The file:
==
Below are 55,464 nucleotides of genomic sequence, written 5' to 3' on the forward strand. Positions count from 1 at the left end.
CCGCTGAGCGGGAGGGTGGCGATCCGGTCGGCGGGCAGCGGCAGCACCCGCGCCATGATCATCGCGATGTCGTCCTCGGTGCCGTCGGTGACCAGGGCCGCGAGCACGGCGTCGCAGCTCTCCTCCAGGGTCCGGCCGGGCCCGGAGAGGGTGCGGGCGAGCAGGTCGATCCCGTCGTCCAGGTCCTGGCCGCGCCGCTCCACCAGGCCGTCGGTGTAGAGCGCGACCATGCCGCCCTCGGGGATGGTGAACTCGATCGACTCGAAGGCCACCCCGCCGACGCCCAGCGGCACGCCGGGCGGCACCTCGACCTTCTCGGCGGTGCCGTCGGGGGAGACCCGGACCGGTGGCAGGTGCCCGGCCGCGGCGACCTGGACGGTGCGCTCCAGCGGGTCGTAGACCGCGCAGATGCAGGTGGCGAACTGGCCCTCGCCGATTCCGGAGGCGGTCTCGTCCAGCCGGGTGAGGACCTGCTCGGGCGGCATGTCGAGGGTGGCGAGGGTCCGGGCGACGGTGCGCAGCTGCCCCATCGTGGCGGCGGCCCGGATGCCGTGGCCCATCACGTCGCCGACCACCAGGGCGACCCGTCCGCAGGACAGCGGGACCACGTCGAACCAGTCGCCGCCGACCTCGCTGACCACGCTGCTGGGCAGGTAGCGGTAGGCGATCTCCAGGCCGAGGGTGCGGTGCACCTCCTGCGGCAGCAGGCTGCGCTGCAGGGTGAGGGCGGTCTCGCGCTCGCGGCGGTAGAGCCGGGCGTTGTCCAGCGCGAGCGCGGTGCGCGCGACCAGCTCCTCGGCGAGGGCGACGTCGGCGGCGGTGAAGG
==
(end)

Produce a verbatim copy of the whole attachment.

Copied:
Below are 55,464 nucleotides of genomic sequence, written 5' to 3' on the forward strand. Positions count from 1 at the left end.
CCGCTGAGCGGGAGGGTGGCGATCCGGTCGGCGGGCAGCGGCAGCACCCGCGCCATGATCATCGCGATGTCGTCCTCGGTGCCGTCGGTGACCAGGGCCGCGAGCACGGCGTCGCAGCTCTCCTCCAGGGTCCGGCCGGGCCCGGAGAGGGTGCGGGCGAGCAGGTCGATCCCGTCGTCCAGGTCCTGGCCGCGCCGCTCCACCAGGCCGTCGGTGTAGAGCGCGACCATGCCGCCCTCGGGGATGGTGAACTCGATCGACTCGAAGGCCACCCCGCCGACGCCCAGCGGCACGCCGGGCGGCACCTCGACCTTCTCGGCGGTGCCGTCGGGGGAGACCCGGACCGGTGGCAGGTGCCCGGCCGCGGCGACCTGGACGGTGCGCTCCAGCGGGTCGTAGACCGCGCAGATGCAGGTGGCGAACTGGCCCTCGCCGATTCCGGAGGCGGTCTCGTCCAGCCGGGTGAGGACCTGCTCGGGCGGCATGTCGAGGGTGGCGAGGGTCCGGGCGACGGTGCGCAGCTGCCCCATCGTGGCGGCGGCCCGGATGCCGTGGCCCATCACGTCGCCGACCACCAGGGCGACCCGTCCGCAGGACAGCGGGACCACGTCGAACCAGTCGCCGCCGACCTCGCTGACCACGCTGCTGGGCAGGTAGCGGTAGGCGATCTCCAGGCCGAGGGTGCGGTGCACCTCCTGCGGCAGCAGGCTGCGCTGCAGGGTGAGGGCGGTCTCGCGCTCGCGGCGGTAGAGCCGGGCGTTGTCCAGCGCGAGCGCGGTGCGCGCGACCAGCTCCTCGGCGAGGGCGACGTCGGCGGCGGTGAAGG